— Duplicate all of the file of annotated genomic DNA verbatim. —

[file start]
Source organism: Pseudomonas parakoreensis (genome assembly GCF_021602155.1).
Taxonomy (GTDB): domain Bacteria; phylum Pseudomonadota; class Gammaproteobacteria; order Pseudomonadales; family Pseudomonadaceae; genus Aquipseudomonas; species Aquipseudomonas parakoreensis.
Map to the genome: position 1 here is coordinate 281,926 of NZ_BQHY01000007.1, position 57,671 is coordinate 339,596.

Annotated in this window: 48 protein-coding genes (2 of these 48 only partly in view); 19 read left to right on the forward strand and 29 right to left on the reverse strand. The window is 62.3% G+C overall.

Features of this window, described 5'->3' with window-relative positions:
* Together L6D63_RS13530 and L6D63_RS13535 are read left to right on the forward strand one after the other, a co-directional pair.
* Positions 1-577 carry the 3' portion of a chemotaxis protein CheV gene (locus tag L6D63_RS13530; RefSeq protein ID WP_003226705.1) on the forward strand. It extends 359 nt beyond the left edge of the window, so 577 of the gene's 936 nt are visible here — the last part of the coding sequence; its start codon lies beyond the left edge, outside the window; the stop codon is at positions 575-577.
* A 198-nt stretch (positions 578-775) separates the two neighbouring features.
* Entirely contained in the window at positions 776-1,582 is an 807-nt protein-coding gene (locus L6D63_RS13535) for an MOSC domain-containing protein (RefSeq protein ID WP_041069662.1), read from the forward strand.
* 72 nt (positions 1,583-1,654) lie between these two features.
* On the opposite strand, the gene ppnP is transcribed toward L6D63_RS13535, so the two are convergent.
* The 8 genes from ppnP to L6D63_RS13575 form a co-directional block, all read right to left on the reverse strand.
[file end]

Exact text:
Source organism: Pseudomonas parakoreensis (genome assembly GCF_021602155.1).
Taxonomy (GTDB): domain Bacteria; phylum Pseudomonadota; class Gammaproteobacteria; order Pseudomonadales; family Pseudomonadaceae; genus Aquipseudomonas; species Aquipseudomonas parakoreensis.
Map to the genome: position 1 here is coordinate 281,926 of NZ_BQHY01000007.1, position 57,671 is coordinate 339,596.

Annotated in this window: 48 protein-coding genes (2 of these 48 only partly in view); 19 read left to right on the forward strand and 29 right to left on the reverse strand. The window is 62.3% G+C overall.

Features of this window, described 5'->3' with window-relative positions:
* Together L6D63_RS13530 and L6D63_RS13535 are read left to right on the forward strand one after the other, a co-directional pair.
* Positions 1-577 carry the 3' portion of a chemotaxis protein CheV gene (locus tag L6D63_RS13530; RefSeq protein ID WP_003226705.1) on the forward strand. It extends 359 nt beyond the left edge of the window, so 577 of the gene's 936 nt are visible here — the last part of the coding sequence; its start codon lies beyond the left edge, outside the window; the stop codon is at positions 575-577.
* A 198-nt stretch (positions 578-775) separates the two neighbouring features.
* Entirely contained in the window at positions 776-1,582 is an 807-nt protein-coding gene (locus L6D63_RS13535) for an MOSC domain-containing protein (RefSeq protein ID WP_041069662.1), read from the forward strand.
* 72 nt (positions 1,583-1,654) lie between these two features.
* On the opposite strand, the gene ppnP is transcribed toward L6D63_RS13535, so the two are convergent.
* The 8 genes from ppnP to L6D63_RS13575 form a co-directional block, all read right to left on the reverse strand.